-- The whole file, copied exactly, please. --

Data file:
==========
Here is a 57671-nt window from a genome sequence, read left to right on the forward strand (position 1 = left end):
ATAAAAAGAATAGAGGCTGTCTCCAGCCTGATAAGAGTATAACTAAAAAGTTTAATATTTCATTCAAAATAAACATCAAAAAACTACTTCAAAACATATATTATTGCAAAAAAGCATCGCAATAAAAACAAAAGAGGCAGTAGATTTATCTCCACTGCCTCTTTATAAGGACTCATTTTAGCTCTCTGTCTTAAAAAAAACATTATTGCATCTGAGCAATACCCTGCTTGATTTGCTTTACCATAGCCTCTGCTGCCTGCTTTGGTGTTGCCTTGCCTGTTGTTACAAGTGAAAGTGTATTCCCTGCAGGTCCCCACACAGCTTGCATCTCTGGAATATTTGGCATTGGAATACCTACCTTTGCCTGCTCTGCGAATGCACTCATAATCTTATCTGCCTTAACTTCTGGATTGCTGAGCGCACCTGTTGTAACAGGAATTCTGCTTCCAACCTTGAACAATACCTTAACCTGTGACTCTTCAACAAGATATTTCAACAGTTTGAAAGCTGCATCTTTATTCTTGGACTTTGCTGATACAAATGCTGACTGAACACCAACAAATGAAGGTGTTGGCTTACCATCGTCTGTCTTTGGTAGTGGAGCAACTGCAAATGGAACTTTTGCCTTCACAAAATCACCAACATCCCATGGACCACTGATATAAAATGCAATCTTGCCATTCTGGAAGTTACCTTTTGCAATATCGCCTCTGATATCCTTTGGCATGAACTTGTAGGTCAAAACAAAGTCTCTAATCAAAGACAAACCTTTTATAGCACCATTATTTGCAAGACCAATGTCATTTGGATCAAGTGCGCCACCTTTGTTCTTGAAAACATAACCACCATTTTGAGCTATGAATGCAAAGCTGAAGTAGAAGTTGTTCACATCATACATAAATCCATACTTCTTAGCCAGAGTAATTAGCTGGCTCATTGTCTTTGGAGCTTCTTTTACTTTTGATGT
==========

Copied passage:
Here is a 57671-nt window from a genome sequence, read left to right on the forward strand (position 1 = left end):
ATAAAAAGAATAGAGGCTGTCTCCAGCCTGATAAGAGTATAACTAAAAAGTTTAATATTTCATTCAAAATAAACATCAAAAAACTACTTCAAAACATATATTATTGCAAAAAAGCATCGCAATAAAAACAAAAGAGGCAGTAGATTTATCTCCACTGCCTCTTTATAAGGACTCATTTTAGCTCTCTGTCTTAAAAAAAACATTATTGCATCTGAGCAATACCCTGCTTGATTTGCTTTACCATAGCCTCTGCTGCCTGCTTTGGTGTTGCCTTGCCTGTTGTTACAAGTGAAAGTGTATTCCCTGCAGGTCCCCACACAGCTTGCATCTCTGGAATATTTGGCATTGGAATACCTACCTTTGCCTGCTCTGCGAATGCACTCATAATCTTATCTGCCTTAACTTCTGGATTGCTGAGCGCACCTGTTGTAACAGGAATTCTGCTTCCAACCTTGAACAATACCTTAACCTGTGACTCTTCAACAAGATATTTCAACAGTTTGAAAGCTGCATCTTTATTCTTGGACTTTGCTGATACAAATGCTGACTGAACACCAACAAATGAAGGTGTTGGCTTACCATCGTCTGTCTTTGGTAGTGGAGCAACTGCAAATGGAACTTTTGCCTTCACAAAATCACCAACATCCCATGGACCACTGATATAAAATGCAATCTTGCCATTCTGGAAGTTACCTTTTGCAATATCGCCTCTGATATCCTTTGGCATGAACTTGTAGGTCAAAACAAAGTCTCTAATCAAAGACAAACCTTTTATAGCACCATTATTTGCAAGACCAATGTCATTTGGATCAAGTGCGCCACCTTTGTTCTTGAAAACATAACCACCATTTTGAGCTATGAATGCAAAGCTGAAGTAGAAGTTGTTCACATCATACATAAATCCATACTTCTTAGCCAGAGTAATTAGCTGGCTCATTGTCTTTGGAGCTTCTTTTACTTTTGATGT